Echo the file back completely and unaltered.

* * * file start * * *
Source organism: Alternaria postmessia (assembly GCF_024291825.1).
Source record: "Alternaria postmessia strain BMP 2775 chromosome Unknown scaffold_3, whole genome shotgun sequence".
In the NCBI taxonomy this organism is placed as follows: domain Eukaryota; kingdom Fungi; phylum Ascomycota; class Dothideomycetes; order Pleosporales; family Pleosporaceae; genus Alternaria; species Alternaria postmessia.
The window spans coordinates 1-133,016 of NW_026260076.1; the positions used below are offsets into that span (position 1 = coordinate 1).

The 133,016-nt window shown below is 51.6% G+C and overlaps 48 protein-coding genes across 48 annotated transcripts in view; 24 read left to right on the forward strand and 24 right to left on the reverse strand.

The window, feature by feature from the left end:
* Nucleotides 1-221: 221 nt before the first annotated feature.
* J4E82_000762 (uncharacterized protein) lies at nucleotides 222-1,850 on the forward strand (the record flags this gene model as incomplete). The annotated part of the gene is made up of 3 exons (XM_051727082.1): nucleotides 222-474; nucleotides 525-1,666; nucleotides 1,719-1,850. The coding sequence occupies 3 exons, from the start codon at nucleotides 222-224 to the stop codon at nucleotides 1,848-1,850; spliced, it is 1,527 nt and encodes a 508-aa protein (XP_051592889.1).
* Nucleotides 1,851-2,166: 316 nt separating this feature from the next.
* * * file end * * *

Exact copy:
Source organism: Alternaria postmessia (assembly GCF_024291825.1).
Source record: "Alternaria postmessia strain BMP 2775 chromosome Unknown scaffold_3, whole genome shotgun sequence".
In the NCBI taxonomy this organism is placed as follows: domain Eukaryota; kingdom Fungi; phylum Ascomycota; class Dothideomycetes; order Pleosporales; family Pleosporaceae; genus Alternaria; species Alternaria postmessia.
The window spans coordinates 1-133,016 of NW_026260076.1; the positions used below are offsets into that span (position 1 = coordinate 1).

The 133,016-nt window shown below is 51.6% G+C and overlaps 48 protein-coding genes across 48 annotated transcripts in view; 24 read left to right on the forward strand and 24 right to left on the reverse strand.

The window, feature by feature from the left end:
* Nucleotides 1-221: 221 nt before the first annotated feature.
* J4E82_000762 (uncharacterized protein) lies at nucleotides 222-1,850 on the forward strand (the record flags this gene model as incomplete). The annotated part of the gene is made up of 3 exons (XM_051727082.1): nucleotides 222-474; nucleotides 525-1,666; nucleotides 1,719-1,850. The coding sequence occupies 3 exons, from the start codon at nucleotides 222-224 to the stop codon at nucleotides 1,848-1,850; spliced, it is 1,527 nt and encodes a 508-aa protein (XP_051592889.1).
* Nucleotides 1,851-2,166: 316 nt separating this feature from the next.